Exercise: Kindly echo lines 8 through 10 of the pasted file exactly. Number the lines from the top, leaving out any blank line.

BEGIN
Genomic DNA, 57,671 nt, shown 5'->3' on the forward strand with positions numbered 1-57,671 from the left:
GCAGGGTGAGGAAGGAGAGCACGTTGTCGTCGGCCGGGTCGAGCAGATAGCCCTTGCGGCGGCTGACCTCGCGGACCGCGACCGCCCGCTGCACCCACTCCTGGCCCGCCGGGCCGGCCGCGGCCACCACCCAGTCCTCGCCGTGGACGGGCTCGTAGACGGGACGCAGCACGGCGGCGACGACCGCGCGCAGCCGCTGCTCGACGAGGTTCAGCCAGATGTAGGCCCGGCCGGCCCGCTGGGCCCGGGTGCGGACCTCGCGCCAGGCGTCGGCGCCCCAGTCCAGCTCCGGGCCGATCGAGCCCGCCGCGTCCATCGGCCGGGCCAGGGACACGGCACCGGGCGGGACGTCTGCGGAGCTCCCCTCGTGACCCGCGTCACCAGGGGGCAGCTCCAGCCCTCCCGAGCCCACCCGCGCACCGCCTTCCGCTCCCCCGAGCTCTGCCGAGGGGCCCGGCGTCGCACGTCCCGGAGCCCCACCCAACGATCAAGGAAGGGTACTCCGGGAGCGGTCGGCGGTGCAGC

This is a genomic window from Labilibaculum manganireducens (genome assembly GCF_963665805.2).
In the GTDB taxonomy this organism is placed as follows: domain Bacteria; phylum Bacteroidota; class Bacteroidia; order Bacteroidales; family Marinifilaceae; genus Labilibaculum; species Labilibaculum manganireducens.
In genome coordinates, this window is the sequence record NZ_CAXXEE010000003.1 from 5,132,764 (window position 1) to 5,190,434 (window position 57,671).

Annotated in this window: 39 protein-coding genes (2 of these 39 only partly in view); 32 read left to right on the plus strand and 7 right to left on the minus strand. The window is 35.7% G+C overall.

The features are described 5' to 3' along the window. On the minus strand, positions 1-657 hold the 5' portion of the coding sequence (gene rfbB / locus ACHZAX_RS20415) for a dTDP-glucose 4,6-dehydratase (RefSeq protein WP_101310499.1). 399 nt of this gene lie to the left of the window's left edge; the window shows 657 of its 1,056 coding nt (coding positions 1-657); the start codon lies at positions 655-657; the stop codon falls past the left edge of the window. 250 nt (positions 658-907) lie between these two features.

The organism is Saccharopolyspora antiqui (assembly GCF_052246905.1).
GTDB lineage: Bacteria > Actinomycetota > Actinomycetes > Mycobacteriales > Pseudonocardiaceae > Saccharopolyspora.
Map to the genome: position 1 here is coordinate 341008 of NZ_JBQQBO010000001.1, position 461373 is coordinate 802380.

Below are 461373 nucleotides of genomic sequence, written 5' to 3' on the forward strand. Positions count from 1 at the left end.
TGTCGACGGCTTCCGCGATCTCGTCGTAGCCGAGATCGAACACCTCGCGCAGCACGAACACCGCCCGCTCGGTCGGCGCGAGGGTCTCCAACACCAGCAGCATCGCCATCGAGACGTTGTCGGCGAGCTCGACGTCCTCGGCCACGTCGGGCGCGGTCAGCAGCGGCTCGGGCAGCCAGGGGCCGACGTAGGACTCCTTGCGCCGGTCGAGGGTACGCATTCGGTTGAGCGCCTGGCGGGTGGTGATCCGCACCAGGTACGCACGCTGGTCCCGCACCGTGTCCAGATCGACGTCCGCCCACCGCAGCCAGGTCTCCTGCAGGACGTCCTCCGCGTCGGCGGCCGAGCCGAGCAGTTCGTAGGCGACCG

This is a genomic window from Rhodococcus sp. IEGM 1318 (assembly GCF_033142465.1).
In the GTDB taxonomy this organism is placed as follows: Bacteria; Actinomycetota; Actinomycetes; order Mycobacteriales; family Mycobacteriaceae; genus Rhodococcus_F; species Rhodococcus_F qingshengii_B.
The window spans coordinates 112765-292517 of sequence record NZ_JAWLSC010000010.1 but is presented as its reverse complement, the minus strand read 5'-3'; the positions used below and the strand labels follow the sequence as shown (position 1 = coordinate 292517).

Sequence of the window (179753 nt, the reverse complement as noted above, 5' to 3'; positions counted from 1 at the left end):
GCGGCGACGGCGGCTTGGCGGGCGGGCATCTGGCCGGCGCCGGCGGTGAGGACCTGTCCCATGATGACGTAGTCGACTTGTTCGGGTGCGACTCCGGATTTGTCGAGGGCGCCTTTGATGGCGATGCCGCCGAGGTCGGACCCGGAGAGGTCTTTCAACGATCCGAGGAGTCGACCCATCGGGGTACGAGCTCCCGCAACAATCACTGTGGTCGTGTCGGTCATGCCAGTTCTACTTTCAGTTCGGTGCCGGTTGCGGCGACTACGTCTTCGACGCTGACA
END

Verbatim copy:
The organism is Saccharopolyspora antiqui (assembly GCF_052246905.1).
GTDB lineage: Bacteria > Actinomycetota > Actinomycetes > Mycobacteriales > Pseudonocardiaceae > Saccharopolyspora.
Map to the genome: position 1 here is coordinate 341008 of NZ_JBQQBO010000001.1, position 461373 is coordinate 802380.